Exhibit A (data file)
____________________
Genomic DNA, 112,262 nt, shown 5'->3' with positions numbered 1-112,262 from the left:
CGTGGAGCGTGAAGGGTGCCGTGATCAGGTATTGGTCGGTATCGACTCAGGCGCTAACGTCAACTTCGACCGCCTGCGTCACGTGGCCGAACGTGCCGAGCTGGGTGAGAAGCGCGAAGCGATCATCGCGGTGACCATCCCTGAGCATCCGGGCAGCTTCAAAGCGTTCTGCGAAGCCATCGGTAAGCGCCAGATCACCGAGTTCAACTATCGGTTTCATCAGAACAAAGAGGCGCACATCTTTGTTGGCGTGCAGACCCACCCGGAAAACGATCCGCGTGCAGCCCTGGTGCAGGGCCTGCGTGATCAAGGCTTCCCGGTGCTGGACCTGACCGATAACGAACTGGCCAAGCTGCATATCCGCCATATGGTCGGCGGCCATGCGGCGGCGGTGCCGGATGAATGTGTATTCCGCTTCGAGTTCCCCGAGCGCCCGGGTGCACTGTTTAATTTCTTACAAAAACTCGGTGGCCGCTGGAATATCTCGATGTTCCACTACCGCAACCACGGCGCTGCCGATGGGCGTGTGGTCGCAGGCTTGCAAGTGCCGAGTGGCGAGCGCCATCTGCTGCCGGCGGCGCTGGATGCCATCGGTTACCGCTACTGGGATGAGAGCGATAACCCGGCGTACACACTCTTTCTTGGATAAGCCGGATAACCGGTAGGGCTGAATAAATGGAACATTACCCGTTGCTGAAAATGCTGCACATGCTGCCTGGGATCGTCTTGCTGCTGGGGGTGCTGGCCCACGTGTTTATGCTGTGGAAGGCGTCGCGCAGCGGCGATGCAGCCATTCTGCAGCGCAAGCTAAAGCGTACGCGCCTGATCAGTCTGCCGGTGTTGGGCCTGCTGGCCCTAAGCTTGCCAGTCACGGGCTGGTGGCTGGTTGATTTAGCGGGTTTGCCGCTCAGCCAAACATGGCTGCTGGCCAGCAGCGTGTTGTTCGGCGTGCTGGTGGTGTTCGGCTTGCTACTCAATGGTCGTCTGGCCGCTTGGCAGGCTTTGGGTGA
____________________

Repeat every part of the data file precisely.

Genomic DNA, 112,262 nt, shown 5'->3' with positions numbered 1-112,262 from the left:
CGTGGAGCGTGAAGGGTGCCGTGATCAGGTATTGGTCGGTATCGACTCAGGCGCTAACGTCAACTTCGACCGCCTGCGTCACGTGGCCGAACGTGCCGAGCTGGGTGAGAAGCGCGAAGCGATCATCGCGGTGACCATCCCTGAGCATCCGGGCAGCTTCAAAGCGTTCTGCGAAGCCATCGGTAAGCGCCAGATCACCGAGTTCAACTATCGGTTTCATCAGAACAAAGAGGCGCACATCTTTGTTGGCGTGCAGACCCACCCGGAAAACGATCCGCGTGCAGCCCTGGTGCAGGGCCTGCGTGATCAAGGCTTCCCGGTGCTGGACCTGACCGATAACGAACTGGCCAAGCTGCATATCCGCCATATGGTCGGCGGCCATGCGGCGGCGGTGCCGGATGAATGTGTATTCCGCTTCGAGTTCCCCGAGCGCCCGGGTGCACTGTTTAATTTCTTACAAAAACTCGGTGGCCGCTGGAATATCTCGATGTTCCACTACCGCAACCACGGCGCTGCCGATGGGCGTGTGGTCGCAGGCTTGCAAGTGCCGAGTGGCGAGCGCCATCTGCTGCCGGCGGCGCTGGATGCCATCGGTTACCGCTACTGGGATGAGAGCGATAACCCGGCGTACACACTCTTTCTTGGATAAGCCGGATAACCGGTAGGGCTGAATAAATGGAACATTACCCGTTGCTGAAAATGCTGCACATGCTGCCTGGGATCGTCTTGCTGCTGGGGGTGCTGGCCCACGTGTTTATGCTGTGGAAGGCGTCGCGCAGCGGCGATGCAGCCATTCTGCAGCGCAAGCTAAAGCGTACGCGCCTGATCAGTCTGCCGGTGTTGGGCCTGCTGGCCCTAAGCTTGCCAGTCACGGGCTGGTGGCTGGTTGATTTAGCGGGTTTGCCGCTCAGCCAAACATGGCTGCTGGCCAGCAGCGTGTTGTTCGGCGTGCTGGTGGTGTTCGGCTTGCTACTCAATGGTCGTCTGGCCGCTTGGCAGGCTTTGGGTGA